The Maldives are a group of scattered islands in the Indian Ocean, located to the south west of Sri Lanka. It consists of approximately 1,190 coral islands grouped in a double chain of 26 atolls, spread over roughly 90,000 square kilometers, making this one of the most disparate countries in the world.
Composed of live coral reefs and sand bars, the atolls are situated atop a submarine ridge 960 kilometers long that rises abruptly from the depths of the Indian Ocean and runs from north to south. According to some contemporary geologists, the islands of the Maldives, like that of Lakshadweep would have formed the backbone of a lost continent linking Africa to India in the long distant past.
Most Atolls of the Maldives consist of a large, ring-shaped coral reef supporting numerous small islands. Islands average only one to two square kilometers in area, and lie between one and 1.5 meters above mean sea level. Although some of the larger atolls are approximately 50 kilometers long from north to south, and 30 kilometers wide from east to west, no individual island is longer than eight kilometers. Maldives has no hills, but some islands have dunes which can reach 2.4 meters / 8 feet above sea level.
Maldives largest attraction is the underwater coral gardens, with its colourful inhabitants the richest collection of multicolored fish and live coral reefs which add up to a diver's paradise. It has 73 holiday resorts from over a thousand uninhabited islands
The ancient history of the Maldives is not known. According to Maldivian legend, an Indian prince called Koimala had fallen in love with his young wife in a lagoon of the Maldives and was installed as the first sultan. It is also said that it is the women from Ceylon (Sri Lanka) who settled on the Maldives first, hence the islands ancient name Mahiladipa.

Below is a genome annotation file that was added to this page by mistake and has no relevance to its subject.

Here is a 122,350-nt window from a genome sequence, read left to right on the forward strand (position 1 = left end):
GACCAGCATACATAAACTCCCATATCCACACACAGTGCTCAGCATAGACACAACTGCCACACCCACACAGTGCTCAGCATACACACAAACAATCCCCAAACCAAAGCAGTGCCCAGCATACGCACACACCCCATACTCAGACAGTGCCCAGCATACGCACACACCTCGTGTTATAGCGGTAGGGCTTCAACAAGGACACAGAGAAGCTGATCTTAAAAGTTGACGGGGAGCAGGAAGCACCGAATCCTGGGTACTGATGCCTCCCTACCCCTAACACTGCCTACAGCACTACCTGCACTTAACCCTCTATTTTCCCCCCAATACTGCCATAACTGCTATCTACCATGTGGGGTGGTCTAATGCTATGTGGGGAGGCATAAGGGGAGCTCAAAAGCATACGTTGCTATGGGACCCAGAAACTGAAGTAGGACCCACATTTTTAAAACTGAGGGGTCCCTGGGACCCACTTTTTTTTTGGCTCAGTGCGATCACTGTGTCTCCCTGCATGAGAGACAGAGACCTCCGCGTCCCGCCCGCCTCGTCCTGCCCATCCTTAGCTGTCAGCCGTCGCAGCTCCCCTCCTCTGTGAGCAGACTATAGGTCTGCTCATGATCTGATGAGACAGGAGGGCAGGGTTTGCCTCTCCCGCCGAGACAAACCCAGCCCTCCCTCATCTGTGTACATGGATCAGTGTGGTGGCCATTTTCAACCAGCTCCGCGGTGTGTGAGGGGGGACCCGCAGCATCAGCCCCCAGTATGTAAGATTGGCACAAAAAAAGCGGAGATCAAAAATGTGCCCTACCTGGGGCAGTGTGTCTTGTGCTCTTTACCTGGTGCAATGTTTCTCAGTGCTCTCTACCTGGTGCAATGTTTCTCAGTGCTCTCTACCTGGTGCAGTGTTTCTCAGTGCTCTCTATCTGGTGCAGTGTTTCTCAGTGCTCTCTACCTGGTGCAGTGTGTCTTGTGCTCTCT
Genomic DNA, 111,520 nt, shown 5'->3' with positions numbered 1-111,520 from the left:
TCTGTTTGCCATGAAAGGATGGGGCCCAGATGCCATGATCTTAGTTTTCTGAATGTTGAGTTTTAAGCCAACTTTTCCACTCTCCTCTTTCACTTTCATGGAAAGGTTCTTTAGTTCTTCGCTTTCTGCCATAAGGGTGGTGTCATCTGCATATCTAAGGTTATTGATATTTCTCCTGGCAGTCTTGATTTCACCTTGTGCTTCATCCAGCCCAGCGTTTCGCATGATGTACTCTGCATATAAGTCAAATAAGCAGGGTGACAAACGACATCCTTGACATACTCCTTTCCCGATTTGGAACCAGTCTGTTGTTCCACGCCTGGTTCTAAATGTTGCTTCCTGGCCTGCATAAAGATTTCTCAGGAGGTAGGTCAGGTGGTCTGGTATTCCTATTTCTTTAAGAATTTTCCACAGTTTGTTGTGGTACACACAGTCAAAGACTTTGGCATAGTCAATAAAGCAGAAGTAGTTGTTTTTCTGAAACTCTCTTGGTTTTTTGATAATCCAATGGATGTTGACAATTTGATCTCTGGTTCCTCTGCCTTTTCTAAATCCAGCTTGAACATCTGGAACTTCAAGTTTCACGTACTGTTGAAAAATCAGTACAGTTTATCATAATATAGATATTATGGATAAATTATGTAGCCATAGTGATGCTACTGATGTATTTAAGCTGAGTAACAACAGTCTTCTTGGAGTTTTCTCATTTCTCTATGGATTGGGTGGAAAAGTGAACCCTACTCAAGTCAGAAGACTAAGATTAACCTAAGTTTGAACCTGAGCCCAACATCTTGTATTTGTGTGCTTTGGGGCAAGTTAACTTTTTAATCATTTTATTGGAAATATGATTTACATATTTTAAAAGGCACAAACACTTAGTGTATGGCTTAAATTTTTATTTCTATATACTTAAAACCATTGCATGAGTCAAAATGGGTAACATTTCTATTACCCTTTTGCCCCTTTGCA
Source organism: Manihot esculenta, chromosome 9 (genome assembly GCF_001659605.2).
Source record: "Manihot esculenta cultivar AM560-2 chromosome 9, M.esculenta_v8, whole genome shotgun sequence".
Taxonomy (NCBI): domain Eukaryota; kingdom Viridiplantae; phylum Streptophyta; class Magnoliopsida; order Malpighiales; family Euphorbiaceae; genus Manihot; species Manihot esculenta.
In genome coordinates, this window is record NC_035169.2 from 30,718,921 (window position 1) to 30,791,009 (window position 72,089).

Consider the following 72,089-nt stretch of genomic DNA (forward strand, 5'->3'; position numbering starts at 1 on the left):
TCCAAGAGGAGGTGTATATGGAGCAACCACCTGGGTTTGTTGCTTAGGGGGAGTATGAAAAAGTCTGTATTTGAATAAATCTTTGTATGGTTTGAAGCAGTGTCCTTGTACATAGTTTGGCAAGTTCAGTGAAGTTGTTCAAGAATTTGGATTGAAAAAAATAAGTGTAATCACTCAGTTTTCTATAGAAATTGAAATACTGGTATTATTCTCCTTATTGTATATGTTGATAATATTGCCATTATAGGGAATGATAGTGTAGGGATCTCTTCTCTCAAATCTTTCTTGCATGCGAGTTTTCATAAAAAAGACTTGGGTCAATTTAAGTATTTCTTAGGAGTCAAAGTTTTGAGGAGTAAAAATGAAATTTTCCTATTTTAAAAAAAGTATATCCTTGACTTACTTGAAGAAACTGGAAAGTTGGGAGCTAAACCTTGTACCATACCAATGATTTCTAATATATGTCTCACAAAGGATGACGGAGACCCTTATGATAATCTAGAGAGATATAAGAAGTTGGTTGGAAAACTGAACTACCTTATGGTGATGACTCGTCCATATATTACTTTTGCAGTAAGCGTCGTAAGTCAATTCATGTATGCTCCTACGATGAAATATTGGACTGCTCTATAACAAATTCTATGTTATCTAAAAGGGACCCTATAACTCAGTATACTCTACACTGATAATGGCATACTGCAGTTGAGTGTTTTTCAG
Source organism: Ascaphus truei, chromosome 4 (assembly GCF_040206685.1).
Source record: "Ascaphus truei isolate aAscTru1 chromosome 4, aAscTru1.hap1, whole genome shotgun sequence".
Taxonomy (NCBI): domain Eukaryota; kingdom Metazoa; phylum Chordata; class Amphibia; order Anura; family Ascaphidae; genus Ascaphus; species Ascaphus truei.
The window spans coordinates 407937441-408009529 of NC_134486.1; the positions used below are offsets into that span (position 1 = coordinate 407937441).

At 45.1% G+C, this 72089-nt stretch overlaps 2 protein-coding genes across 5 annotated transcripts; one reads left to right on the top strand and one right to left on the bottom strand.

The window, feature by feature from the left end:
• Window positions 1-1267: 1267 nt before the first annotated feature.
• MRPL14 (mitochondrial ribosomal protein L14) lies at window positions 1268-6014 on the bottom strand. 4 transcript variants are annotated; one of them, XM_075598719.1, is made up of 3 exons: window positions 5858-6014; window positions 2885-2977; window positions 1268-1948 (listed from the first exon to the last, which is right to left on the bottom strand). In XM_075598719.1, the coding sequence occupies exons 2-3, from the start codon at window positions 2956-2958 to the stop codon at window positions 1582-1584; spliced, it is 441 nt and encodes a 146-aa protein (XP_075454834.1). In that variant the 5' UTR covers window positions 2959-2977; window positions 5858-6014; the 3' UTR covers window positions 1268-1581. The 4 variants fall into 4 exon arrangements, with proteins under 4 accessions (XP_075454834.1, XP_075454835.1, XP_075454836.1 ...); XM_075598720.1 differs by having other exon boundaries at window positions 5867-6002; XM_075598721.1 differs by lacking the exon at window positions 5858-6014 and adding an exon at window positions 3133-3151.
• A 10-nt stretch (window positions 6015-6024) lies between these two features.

The Buddhist Kingdom Of Maldives
It’s believed Buddhism spread to the Maldives in the third century BC, at the time of the Mauryan emperor Aśoka the Great, when it extended to the regions of Afghanistan and Central Asia. Serious studies of the archaeological work of H. C. P. Bell, a British commissioner of the Ceylon Civil Service in 1879, and returned several times to investigate the ancient Buddhist ruins.
Buddhism became the dominant religion in the Maldives and enjoyed royal patronage for many centuries, probably as long as over one thousand and four hundred years. Practically all archaeological remains in the Maldives are from Buddhist stupas and monasteries, and all artifacts found to date display characteristic Buddhist iconography. Buddhist (and Hindu) temples were Mandala shaped, they are oriented according to the four cardinal points, the main gate being towards the east.Since building space and materials were scarce, Maldivians constructed their places of worship on the foundations of previous buildings. It was during this period that the culture of the Maldives as we now knows it both developed and flourished.
Introduction Of Islam
The Arabian traders in the Indian Ocean by the twelfth century A.D. may partly explain why the last Buddhist king of Maldives converted to Islam in the year 1153.The person responsible for this conversion was a Sunni Muslim visitor named Abu al Barakat. His venerated tomb now stands on the grounds of Hukuru Mosque, or miski, in the capital of Malé. Built in 1656, this is the oldest mosque in Maldives.
In 1558 the Portuguese established a small garrison with a Viador (Viyazoru), or overseer of a trading post in the Maldives, which they administered from their main colony in Goa. However fifteen years later, a local leader named Muhammad Thakurufaanu Al-Azam and his two brothers organized a popular revolt and drove the Portuguese out of Maldives.
In the mid-seventeenth century, the Dutch, who had replaced the Portuguese as the dominant power in Ceylon, established hegemony over Maldivian affairs without involving themselves directly in local matters, which were governed according to centuries-old Islamic customs.